Justin Lambert arrived on the Wisconsin-Whitewater campus in 2003 ready to fulfill his dream of playing college baseball. At least that was how things were suppossed to go.
But his dream was derailed when alchohol became his new best friend. Instead of hitting the books, he hit the party scene and began drinking away the potential that earned him a shot to play baseball for the War Hawks in the first place.
Going to class? Forget about it. It was optional. “I didn’t really grasp the school aspect of being a student-athlete,” Lambert said. “I didn’t go to class much because I was too busy partying and having fun. It was a complete lack of maturity on my part. I was kicked off the team because of my grades and left school.”
Lambert had successfully thrown his future as a college athlete away like a wild pitch. And for the next six years he would spend his time working a regular job. He worked in construction and lived on his own.
Real life, as it turns out, wasn’t nearly as much fun as being a part of a team. “You learn that your bills take priority and that you have to go to work to pay those bills,” Lambert said. “The time off [from school] made me realize how much I mised playing baseball and I decided I wanted go back to school.”
Life is different for Lambert now. He is back in school, returning to Whitewater in the fall of 2010, and is one of the reasons the War Hawks are in the Division III national tournament this week.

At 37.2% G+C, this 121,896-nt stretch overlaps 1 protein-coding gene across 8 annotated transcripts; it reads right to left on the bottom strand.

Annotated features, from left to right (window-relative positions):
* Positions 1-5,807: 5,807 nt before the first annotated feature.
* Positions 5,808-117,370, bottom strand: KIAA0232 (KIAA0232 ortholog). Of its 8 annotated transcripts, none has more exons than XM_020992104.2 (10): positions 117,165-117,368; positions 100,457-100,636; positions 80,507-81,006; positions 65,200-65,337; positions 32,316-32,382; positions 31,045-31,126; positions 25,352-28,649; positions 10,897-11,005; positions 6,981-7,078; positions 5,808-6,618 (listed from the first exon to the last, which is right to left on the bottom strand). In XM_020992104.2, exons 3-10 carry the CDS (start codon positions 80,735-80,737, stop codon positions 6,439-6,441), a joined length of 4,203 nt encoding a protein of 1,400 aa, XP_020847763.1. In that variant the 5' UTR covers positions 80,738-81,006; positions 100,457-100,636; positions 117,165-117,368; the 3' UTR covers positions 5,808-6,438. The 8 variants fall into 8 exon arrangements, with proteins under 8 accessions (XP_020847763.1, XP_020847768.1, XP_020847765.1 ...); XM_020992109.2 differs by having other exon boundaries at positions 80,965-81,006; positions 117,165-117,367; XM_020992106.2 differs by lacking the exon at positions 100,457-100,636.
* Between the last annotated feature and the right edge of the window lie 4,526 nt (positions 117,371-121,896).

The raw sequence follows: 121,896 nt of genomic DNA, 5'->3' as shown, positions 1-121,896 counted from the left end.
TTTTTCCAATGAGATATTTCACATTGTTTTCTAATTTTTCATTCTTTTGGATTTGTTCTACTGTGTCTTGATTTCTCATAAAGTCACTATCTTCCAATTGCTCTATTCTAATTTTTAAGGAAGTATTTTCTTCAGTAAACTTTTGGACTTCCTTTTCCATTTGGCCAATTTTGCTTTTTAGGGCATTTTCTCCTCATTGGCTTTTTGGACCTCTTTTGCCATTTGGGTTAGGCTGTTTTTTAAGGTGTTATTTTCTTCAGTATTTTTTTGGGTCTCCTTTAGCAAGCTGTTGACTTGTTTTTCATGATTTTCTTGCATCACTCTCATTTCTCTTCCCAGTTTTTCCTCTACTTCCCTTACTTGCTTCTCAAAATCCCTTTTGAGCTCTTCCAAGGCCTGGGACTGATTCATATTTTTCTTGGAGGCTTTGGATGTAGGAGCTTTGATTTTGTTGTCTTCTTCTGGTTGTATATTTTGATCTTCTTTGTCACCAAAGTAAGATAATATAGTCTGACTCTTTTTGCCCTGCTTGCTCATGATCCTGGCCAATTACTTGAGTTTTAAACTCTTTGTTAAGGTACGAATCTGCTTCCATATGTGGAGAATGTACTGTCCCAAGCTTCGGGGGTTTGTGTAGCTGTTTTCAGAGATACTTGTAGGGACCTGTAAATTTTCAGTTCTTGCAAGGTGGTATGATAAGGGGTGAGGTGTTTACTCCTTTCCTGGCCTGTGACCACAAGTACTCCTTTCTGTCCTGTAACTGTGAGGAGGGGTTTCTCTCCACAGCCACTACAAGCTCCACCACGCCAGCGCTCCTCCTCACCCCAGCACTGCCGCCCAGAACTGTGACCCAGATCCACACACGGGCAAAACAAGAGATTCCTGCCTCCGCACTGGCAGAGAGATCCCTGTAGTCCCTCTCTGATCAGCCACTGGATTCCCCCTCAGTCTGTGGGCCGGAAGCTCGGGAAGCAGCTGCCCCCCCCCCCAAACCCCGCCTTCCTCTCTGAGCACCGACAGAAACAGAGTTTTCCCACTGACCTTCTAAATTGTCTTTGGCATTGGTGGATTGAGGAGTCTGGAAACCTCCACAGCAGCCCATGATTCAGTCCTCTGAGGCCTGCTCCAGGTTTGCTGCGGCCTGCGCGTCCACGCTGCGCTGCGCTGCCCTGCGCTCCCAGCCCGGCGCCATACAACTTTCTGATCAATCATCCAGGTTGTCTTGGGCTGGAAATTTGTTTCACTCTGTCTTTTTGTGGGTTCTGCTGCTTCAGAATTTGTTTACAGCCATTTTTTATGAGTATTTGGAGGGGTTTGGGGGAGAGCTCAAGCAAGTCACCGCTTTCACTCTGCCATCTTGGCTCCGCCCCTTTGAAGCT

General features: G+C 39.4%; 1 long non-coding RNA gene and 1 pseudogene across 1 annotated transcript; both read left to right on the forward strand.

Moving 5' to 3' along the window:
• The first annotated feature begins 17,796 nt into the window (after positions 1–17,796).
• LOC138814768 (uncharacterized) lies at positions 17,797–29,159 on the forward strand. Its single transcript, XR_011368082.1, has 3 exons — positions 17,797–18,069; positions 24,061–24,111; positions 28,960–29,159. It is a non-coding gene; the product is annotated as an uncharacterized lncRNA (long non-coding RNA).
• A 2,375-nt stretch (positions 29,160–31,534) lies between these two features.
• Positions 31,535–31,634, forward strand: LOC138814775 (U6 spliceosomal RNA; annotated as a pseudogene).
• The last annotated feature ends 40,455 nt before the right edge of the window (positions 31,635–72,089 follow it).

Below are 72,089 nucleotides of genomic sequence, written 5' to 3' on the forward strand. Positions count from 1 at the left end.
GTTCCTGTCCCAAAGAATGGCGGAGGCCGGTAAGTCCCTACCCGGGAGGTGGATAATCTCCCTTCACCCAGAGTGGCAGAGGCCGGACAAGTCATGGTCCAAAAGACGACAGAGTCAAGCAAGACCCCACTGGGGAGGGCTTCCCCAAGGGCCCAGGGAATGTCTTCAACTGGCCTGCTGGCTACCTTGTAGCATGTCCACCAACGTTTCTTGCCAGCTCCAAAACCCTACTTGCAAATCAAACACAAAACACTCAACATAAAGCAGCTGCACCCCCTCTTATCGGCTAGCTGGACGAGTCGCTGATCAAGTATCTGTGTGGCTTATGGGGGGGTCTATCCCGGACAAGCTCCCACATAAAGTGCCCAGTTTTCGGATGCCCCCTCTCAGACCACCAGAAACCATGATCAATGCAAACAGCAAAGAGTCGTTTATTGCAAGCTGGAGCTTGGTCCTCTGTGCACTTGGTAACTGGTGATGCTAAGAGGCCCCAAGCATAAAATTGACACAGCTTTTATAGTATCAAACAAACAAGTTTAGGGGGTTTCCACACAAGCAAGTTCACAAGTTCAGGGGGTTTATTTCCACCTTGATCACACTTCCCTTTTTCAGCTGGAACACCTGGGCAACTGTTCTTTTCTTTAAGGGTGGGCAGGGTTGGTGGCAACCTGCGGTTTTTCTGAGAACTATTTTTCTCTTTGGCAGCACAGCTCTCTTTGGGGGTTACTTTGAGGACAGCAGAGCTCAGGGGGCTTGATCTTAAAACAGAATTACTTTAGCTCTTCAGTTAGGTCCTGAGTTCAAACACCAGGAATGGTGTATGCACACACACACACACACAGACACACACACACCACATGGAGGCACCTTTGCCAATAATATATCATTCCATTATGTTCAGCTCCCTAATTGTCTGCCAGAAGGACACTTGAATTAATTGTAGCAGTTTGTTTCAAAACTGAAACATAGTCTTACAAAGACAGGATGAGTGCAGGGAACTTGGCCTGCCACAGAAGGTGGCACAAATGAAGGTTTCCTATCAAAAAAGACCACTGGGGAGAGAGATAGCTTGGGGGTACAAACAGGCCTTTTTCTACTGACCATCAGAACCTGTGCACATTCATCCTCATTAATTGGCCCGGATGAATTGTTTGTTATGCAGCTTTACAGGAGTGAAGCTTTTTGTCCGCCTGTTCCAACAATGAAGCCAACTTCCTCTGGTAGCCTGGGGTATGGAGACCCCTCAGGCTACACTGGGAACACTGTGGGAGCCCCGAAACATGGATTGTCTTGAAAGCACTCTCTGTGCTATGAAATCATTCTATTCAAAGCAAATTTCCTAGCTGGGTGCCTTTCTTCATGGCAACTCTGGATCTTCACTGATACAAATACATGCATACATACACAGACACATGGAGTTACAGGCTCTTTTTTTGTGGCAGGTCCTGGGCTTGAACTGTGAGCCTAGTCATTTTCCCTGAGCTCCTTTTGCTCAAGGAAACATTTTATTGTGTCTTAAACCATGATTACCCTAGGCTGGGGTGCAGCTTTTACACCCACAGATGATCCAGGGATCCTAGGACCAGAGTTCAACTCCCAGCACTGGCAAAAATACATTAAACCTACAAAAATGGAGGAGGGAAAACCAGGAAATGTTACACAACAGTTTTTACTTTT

The 6-foot-1, 170-pound right-hander pitched the final four innings of the Midwest Regional championship game against St. Scholastica and propelled Whitewater to a 6-3 victory. He did not allow a run and gave up just three hits while striking out two. He retired the side in the ninth as the War Hawks (36-11) advanced to nationals for the fourth time in eight years.
|JUSTIN LAMBERT IN 2011|
Lambert also has shined in the classroom this year, making the Dean’s List during the fall semester. “Everything comes easier when you put the time and effort into it,” Lambert said. “I understand the the importance of going to school and I think that has helped make me the person I am today.”
Whitewater head coach John Vodenlich is proud of the fact that Lambert has learned from his experience and became a better student and athlete because of it. “Justin has used his experiences and challenges in his life to become a respected leader on our team,” Vodenlich said. “His maturity and composure are evident day in and day out, both on and off the field.”
Lambert is 5-4 this season with a 3.99 ERA. The sophomore has struck out 41 and has issued only 19 walks. “I feel like I have improved 10-fold as a player,” Lambert said. “I was always a hard thrower, but I’ve gotten a lot better at hitting my spots. That is something I’ve really worked hard on and I am always working to get better as a pitcher.”
Whitewater begins its quest for its first national championship in 2005 on Friday when the War Hawks battle Buena Vista (32-16) in the opening round of the national tourney at Fox Cities Stadium.
Lambert understands how fortunate he is to be in this position and is thankful for the second chance he has been given to showcase his skills. “It’s really hard to put into words what it all means,” Lambert said. “I am very lucky and feel blessed that I’ve been given this opportunity.”
Vodenlich believes Lambert has only begun to tap into his potential. “He is a success story with so many chapters still to be written,” Vodenlich said.
Win or lose at nationals, Lambert is already a winner. What he has accomplished is worth more than any trophy, although Lambert wouldn’t mind capping this remarkable season off with a national championship.
“There is no doubt that we have a chance to win it,” Lambert said. “We are capable of playing with any team in the country and if we play our best baseball, we’ll give ourselves a great chance to win the title.”
• Division III Baseball Championship Bracket